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SMU Sued as it Moves to Cut Ties with United Methodist Church

(RNS) — Southern Methodist University is being sued over a recent move to sever control of the school from the United Methodist Church.

The move is part of the latest fallout over the global denomination's decision earlier this year to strengthen language in its rulebook barring LGBTQ members from marriage and ordination.

Afterward, SMU President R. Gerald Turner issued a statement saying the school appreciated its Methodist roots and clarifying its day-to-day operations were not under church control.

And more recently, trustees of the Texas university changed its articles of incorporation last month to “make it clear that SMU is solely maintained and controlled by its board of trustees as the ultimate authority for the university,” according to a written statement the university provided to Religion News Service.

That meant deleting a phrase saying the school was “forever owned, maintained and controlled by the South Central Jurisdictional Conference of The United Methodist Church,” according to a report by the United Methodist News Service.

The jurisdiction responded earlier this week with a Dallas County civil lawsuit.

The suit describes the jurisdiction as “the founder, owner, controller and manager of SMU," saying it founded SMU in 1911 with a gift of 133 acres of land that now make up its main campus in Dallas. It calls the change to the articles of incorporation "unauthorized" and in "violation of SCJC’s rights and interests in relationship between SMU and SCJC that has existed for more than a century," because it claims the school's governing documents give the jurisdiction the right to authorize and approve any amendment before it is made.

The Rev. Kim Jenne, director of connectional ministries for the Missouri Annual Conference, told Religion News Service she believes the South Central Jurisdictional Conference's suit was a "procedural request." The Missouri Annual Conference is one of 12 annual conferences across eight states in the South Central Jurisdiction.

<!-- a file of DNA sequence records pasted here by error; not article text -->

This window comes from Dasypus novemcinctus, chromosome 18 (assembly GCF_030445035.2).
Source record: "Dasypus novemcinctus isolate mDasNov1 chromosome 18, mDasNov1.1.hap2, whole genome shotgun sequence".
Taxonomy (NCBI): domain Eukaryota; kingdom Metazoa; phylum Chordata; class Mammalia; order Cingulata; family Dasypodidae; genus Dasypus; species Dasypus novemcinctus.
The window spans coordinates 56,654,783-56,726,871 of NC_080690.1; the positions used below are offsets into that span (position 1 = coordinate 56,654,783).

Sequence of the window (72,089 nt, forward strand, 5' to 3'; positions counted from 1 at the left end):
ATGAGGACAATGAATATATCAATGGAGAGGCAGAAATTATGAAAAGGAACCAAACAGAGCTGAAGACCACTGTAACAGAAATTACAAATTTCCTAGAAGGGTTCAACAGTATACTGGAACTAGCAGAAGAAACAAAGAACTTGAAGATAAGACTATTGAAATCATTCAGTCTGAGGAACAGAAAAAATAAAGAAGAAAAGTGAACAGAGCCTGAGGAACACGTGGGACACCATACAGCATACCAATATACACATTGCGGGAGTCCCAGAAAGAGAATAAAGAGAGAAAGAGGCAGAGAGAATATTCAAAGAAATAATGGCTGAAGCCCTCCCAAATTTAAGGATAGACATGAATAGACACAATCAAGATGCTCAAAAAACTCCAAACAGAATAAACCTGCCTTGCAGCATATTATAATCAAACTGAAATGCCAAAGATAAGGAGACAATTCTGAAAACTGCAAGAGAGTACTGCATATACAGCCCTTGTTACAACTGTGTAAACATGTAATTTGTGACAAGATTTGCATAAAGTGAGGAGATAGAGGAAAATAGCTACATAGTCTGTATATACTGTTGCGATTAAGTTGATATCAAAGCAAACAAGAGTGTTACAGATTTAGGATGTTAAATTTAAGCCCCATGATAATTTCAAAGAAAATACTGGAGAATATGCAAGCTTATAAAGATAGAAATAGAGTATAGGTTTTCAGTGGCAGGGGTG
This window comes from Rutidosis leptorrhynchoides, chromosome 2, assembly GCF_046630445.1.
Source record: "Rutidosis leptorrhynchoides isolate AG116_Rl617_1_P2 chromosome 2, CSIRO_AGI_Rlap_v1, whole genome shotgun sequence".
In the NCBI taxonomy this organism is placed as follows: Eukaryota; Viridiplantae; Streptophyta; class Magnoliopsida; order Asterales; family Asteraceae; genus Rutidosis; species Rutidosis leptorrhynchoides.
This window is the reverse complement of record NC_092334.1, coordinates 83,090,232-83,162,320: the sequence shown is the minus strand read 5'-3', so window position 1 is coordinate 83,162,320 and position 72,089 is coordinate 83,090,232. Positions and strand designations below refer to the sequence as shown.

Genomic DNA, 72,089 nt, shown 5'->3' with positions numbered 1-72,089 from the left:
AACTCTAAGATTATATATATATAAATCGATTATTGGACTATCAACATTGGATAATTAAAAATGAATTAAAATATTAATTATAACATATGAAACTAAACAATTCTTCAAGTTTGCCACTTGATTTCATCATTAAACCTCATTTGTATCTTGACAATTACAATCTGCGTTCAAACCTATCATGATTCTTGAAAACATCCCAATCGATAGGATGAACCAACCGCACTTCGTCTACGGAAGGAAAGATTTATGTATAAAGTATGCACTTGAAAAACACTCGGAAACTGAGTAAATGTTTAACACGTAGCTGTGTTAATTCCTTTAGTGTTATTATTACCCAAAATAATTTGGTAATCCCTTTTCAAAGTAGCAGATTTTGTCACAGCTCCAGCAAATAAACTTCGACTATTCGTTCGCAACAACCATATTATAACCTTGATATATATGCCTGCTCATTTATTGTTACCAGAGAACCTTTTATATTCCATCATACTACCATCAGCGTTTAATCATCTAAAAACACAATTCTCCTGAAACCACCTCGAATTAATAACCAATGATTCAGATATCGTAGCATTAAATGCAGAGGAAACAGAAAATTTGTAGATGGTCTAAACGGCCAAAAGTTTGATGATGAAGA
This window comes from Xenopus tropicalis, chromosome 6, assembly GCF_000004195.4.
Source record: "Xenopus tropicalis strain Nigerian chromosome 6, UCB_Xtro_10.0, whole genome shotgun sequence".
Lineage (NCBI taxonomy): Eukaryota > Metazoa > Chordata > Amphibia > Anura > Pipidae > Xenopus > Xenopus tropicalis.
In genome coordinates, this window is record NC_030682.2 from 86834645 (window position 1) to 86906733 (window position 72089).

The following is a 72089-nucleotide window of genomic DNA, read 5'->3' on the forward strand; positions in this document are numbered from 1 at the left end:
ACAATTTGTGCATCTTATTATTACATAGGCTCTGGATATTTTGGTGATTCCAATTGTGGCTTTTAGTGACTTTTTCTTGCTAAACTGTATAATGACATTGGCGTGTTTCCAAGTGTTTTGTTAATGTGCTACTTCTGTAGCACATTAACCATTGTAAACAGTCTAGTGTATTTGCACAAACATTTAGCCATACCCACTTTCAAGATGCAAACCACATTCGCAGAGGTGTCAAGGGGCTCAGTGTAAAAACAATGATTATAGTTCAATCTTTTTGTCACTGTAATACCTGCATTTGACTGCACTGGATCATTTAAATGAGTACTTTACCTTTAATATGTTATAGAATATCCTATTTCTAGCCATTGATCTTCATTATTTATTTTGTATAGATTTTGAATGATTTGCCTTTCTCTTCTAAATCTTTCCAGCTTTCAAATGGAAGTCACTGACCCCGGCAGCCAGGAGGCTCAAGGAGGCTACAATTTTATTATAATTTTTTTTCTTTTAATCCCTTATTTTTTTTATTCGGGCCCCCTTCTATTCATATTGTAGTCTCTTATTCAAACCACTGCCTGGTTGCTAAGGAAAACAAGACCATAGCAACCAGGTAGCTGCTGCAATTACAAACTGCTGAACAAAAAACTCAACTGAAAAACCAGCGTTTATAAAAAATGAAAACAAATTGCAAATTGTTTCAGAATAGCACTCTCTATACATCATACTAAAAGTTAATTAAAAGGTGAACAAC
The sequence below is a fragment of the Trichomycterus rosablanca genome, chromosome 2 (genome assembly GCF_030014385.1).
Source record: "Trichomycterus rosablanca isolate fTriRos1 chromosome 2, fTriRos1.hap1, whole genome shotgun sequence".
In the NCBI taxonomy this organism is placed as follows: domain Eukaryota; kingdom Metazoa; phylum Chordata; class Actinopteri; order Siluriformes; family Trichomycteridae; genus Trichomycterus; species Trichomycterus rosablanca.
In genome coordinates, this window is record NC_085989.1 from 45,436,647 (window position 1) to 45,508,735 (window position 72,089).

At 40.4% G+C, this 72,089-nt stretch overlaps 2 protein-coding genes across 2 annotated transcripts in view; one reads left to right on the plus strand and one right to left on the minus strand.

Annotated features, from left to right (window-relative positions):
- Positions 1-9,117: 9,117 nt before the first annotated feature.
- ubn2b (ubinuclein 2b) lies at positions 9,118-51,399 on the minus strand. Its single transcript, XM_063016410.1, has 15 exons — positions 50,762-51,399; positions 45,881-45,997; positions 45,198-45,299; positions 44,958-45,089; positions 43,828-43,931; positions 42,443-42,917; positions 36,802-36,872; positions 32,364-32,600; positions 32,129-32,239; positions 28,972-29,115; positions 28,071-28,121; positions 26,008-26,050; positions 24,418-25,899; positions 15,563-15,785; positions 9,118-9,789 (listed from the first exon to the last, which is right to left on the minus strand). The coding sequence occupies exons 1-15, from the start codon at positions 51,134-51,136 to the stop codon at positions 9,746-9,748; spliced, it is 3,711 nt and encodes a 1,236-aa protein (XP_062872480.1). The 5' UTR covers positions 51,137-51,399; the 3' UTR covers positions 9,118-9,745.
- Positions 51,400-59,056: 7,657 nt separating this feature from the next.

"I believe the jurisdictional conference desires to be in relationship with SMU, which they hold in high esteem, and think that any conversation around the nature and the future of its relationship should be done through prayer, dialogue and discernment — and that didn't happen in this case," Jenne said.

SMU was notified of the lawsuit late Wednesday (Dec. 4), according to the statement from the school.

“SMU cherishes our history with the Church, and we are committed to maintaining close connections with the Church and its successors,” the statement said. 

“With Methodist in our name, the Perkins School of Theology as a resource and assurance of Methodist representation on the Board of Trustees, the Church will continue to have important influence in the governance of SMU.”

SMU's change to its articles of incorporation came “in response to the debate regarding the future organizational structure of the Church,” according to its statement.

In recent months, several plans have been floated to divvy up the United Methodist Church’s churches and agencies amid decades-long disagreement within the denomination over LGBTQ inclusion. Those plans likely will be considered at the next regular meeting of the United Methodist General Conference in May in Minneapolis.

That comes after a special session of the General Conference, the denomination’s global decision-making body, approved the conservative Traditional Plan in February in St. Louis. That plan bars bishops from consecrating, ordaining or commissioning who it calls “self-avowed practicing homosexuals” and strengthens current complaint procedures and penalties for clergy who perform same-sex weddings.

Centrists and progressives in the church have rejected and resisted the plan, which takes effect Jan. 1. 

The United Methodist Church is the second-largest Protestant Christian denomination in the United States.

SMU is a private, nonsectarian university of about 6,500 undergraduate students that houses the George W. Bush Presidential Library in Dallas. Though it was founded by predecessors to the United Methodist Church, only about 14% of its students now identify as Methodist, according to its website.


Article originally published by Religion News Service. Used with permission.

Photo courtesy: Religion News Service/Creative Commons/Ed Uthmasn